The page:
But other bullies can be more subtle and cunning. They scheme and plan, denigrate and manipulate, only to feign a passive-aggressive innocence of the very plot you may claim. These bullies are good at throwing you off balance; they get you to question your own understanding as they chip away at your soul. While claiming plausible deniability, they leave you feeling disoriented and self-doubting.
Such bullies are in a class by themselves, and they are thriving in the era of social media and instant communication. Their sophistication and calculation is unparalleled. Organized and widespread, the social media toughs turn the dark corner of a high school hallway into a humiliating international forum.
Because of their reach and power, Twitter mobs, comment box harangues, and hashtag campaigns wage vindictive and total war on others. They lie and they slander. They stalk and scold. These bullies are not satisfied with earnestly righting wrongs; they want to throw people away. Their aims are not to debate truth but to destroy opposition. It is ruthless, unforgiving, and utterly devoid of the dignity inherent to the authentic search for truth. What begins as a difference of opinion, ends with utter ruin—ashes turned to ashes. This is bullying without mercy, without a possibility that their victim may ever be “redeemed.”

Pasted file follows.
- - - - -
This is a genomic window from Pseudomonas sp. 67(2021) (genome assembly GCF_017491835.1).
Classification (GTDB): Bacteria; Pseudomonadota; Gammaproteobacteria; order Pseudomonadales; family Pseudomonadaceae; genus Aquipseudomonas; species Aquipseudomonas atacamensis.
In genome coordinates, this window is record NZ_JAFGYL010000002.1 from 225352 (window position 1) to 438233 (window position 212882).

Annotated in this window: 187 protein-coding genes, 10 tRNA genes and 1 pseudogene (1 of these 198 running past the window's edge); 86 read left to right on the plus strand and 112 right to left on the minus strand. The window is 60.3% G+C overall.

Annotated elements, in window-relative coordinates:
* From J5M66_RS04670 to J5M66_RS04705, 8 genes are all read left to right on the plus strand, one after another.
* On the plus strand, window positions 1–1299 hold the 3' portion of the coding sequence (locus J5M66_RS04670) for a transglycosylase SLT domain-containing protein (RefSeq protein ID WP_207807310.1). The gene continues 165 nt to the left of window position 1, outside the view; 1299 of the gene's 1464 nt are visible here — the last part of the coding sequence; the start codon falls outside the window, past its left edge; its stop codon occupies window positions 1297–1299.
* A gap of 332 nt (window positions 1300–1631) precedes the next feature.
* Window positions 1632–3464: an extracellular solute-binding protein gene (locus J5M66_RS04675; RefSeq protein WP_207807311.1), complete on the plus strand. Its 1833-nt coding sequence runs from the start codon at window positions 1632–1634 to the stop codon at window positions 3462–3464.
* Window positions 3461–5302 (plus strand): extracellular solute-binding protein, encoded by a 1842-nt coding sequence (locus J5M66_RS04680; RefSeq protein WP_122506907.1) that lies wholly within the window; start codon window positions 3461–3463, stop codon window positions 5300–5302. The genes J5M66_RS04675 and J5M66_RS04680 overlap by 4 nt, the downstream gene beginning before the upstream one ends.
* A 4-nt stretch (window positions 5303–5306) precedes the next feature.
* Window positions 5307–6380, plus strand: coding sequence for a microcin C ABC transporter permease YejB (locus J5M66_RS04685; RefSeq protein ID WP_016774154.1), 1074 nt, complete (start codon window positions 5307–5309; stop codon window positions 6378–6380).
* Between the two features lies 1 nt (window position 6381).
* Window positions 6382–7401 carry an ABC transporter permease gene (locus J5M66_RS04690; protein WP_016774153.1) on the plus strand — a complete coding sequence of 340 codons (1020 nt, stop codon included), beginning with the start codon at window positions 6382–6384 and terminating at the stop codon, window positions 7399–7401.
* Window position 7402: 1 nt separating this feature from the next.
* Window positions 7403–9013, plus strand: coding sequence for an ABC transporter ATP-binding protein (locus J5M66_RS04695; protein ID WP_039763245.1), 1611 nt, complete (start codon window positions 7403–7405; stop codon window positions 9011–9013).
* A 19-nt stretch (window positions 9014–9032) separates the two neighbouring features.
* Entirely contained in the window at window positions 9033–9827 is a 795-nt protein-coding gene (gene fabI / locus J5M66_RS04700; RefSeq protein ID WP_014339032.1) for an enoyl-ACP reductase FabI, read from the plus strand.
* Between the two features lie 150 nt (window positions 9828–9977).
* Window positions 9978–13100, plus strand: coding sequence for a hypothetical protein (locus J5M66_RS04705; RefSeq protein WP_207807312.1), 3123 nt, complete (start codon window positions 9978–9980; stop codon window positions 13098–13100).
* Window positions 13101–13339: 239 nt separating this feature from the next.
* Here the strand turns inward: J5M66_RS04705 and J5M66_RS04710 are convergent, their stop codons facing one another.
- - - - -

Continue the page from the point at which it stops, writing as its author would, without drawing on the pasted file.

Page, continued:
Those within a bully’s crosshairs find themselves embarrassed and fearful of retaliation. Unbalanced by the chaos the bully unleashes, the unnerved victims grow quiet and uncertain; some might feel personally guilty for the bully’s disruption, and responsible for repairing the gaping breach in social etiquette. Soon, they are apologizing, mollifying, or dejectedly escaping the bully, just hoping to live to fight another day. As the bully preens, the target walks away broken and alone.
That is no way to live.
When I was in seventh grade, I learned several lessons from Jim the bus driver that apply to today’s canceling mobs and the disparaging hecklers, and I learned it all from his three words: “Knock it off!”
In a recent video, Bishop Robert Barron used similar words (“Cut it out!”) when he advised Catholics on social media to avoid the sin of calumny. We need to dare to say “knock it off” to the bullies in our lives, whether we find them attacking on wider social media platforms, or fuming on the back of the bus. It’s essential.
Essential, but not easy—and here is why: